______________________________________mercury              6.00    mglithium iodide       0.10    mgzinc                 0.10    mgscandium iodide      0.30    mgthallium iodide      0.05    mgdysprosium iodide    0.05    mgmercury iodide       0.60    mgmercury bromide      0.10    mgargon                400.00  Torr______________________________________

Thus, a single-ended metal halide discharge lamp and a process for fabricating such lamps is provided. Accordingly, a spectral balanced light output derived from a multiplicity of color balanced zones of varying positional location within the discharge lamp is provided. As a result, an enhanced metal halide light source with minimal color separation, reduced cost, and reduced power loss due to heat is provided.

While there has been shown and described what is at present considered the preferred embodiments of the invention, it will be obvious to those skilled in the art that various changes and modifications may be made therein without departing from the invention as defined by the appended claims.

Patent Citations
Cited PatentFiling datePublication dateApplicantTitle
US3259777 *May 9, 1961Jul 5, 1966Gen ElectricMetal halide vapor discharge lamp with near molten tip electrodes
US3876895 *Jan 17, 1972Apr 8, 1975Gen ElectricSelective spectral output metal halide lamp
US4308483 *Mar 24, 1980Dec 29, 1981Gte Products CorporationHigh brightness, low wattage, high pressure, metal vapor discharge lamp
Referenced by
Citing PatentFiling datePublication dateApplicantTitle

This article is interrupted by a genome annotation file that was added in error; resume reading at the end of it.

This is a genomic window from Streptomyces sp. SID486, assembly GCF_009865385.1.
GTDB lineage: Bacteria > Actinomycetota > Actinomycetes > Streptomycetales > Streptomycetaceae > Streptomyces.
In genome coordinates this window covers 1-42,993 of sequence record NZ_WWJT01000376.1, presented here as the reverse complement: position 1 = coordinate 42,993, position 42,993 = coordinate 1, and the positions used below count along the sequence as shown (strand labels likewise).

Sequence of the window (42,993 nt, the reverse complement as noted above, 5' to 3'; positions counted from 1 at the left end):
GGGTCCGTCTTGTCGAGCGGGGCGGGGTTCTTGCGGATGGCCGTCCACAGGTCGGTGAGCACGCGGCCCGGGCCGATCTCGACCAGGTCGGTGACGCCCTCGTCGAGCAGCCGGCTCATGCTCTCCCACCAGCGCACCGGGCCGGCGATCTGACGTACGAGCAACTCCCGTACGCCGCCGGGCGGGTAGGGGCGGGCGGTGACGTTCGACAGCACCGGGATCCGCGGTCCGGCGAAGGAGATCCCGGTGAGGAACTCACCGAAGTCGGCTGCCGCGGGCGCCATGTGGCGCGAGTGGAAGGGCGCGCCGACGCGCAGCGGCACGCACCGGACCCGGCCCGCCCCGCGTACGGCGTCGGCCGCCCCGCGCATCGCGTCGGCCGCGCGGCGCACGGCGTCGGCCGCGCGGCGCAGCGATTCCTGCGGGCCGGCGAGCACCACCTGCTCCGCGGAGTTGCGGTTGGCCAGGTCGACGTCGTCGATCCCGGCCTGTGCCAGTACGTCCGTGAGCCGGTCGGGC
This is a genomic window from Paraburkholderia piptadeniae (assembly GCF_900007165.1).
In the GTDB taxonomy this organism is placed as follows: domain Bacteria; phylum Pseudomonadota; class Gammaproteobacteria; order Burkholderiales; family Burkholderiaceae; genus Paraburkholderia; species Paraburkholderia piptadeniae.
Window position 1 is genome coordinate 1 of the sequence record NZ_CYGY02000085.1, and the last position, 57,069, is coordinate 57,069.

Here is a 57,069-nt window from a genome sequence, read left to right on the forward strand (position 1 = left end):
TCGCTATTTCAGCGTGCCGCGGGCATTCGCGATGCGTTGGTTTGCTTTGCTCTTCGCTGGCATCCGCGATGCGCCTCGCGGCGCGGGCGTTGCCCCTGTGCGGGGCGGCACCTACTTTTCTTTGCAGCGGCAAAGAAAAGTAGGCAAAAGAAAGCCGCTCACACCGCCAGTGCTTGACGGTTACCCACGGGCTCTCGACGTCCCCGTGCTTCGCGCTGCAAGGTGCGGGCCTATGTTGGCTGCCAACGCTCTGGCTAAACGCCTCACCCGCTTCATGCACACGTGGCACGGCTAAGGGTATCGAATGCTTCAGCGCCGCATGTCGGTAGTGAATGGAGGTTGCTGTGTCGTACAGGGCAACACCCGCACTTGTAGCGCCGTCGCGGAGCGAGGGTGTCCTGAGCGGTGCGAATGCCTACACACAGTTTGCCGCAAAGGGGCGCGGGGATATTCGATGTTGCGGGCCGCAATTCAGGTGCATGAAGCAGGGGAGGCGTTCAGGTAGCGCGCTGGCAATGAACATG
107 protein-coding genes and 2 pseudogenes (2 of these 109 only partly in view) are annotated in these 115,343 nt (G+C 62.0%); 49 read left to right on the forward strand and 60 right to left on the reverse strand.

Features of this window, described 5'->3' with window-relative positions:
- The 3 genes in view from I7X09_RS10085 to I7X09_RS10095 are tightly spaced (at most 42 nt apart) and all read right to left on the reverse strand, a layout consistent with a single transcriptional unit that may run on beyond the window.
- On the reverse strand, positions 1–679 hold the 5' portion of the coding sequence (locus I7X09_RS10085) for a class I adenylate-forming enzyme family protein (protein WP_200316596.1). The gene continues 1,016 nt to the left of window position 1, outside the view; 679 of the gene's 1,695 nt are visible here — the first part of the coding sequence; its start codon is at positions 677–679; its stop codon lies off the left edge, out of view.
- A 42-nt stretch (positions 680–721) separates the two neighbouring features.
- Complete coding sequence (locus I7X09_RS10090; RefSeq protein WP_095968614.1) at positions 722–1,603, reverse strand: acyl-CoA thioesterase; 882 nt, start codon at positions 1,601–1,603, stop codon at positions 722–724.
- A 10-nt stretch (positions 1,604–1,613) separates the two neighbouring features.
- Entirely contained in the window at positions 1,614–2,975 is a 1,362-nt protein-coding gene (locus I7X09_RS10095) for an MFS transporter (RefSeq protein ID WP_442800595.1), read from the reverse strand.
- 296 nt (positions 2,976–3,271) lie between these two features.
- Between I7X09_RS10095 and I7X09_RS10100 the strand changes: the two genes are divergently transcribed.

US4620130 *Mar 27, 1984Oct 28, 1986Gte Products CorporationElectrode alignment and capsule design for single-ended low wattage metal halide lamps
US4636687 *Mar 27, 1984Jan 13, 1987Gte Products CorporationElectrode alignment and capsule design for single-ended low wattage metal halide lamps
US5013968 *Mar 10, 1989May 7, 1991General Electric CompanyReprographic metal halide lamps having long life and maintenance
US5059146 *Feb 22, 1990Oct 22, 1991Welch Allyn, Inc.Method of adjusting a light source for color temperature and chromaticity
US5144201 *Feb 23, 1990Sep 1, 1992Welch Allyn, Inc.Low watt metal halide lamp
US5184044 *Aug 13, 1990Feb 2, 1993Welch Allyn, Inc.Dental curing lamp
US5510675 *Jan 21, 1993Apr 23, 1996Patent-Treuhand-Gesellschaft Fuer Elektrische Gluehlampen MbhFlicker-suppressed, low-power, high-pressure discharge lamp
US6494606 *Dec 21, 1999Dec 17, 2002Wavien, Inc.Color correction for fiber optic illumination systems
Classifications
U.S. Classification313/631, 313/640, 313/641, 313/638
International ClassificationH01J9/395, H01J61/12, H01J61/88, H01J61/16, H01J61/82
Cooperative ClassificationH01J61/827, H01J61/12
European ClassificationH01J61/82C, H01J61/12
Legal Events
DateCodeEventDescription
Jun 9, 1983ASAssignment
Owner name: GTE PRODUCTS CORPORATION A DE CORP
Free format text: ASSIGNMENT OF ASSIGNORS INTEREST.;ASSIGNORS:ROTHWELL, HAROLD L. JR.;ENGLISH, GEORGE J.;REEL/FRAME:004205/0979
Effective date: 19830601
Nov 30, 1988FPAYFee payment
Year of fee payment: 4
Dec 23, 1992FPAYFee payment
Year of fee payment: 8
Feb 11, 1997REMIMaintenance fee reminder mailed
Jul 6, 1997LAPSLapse for failure to pay maintenance fees
Sep 16, 1997FPExpired due to failure to pay maintenance fee
Effective date: 19970709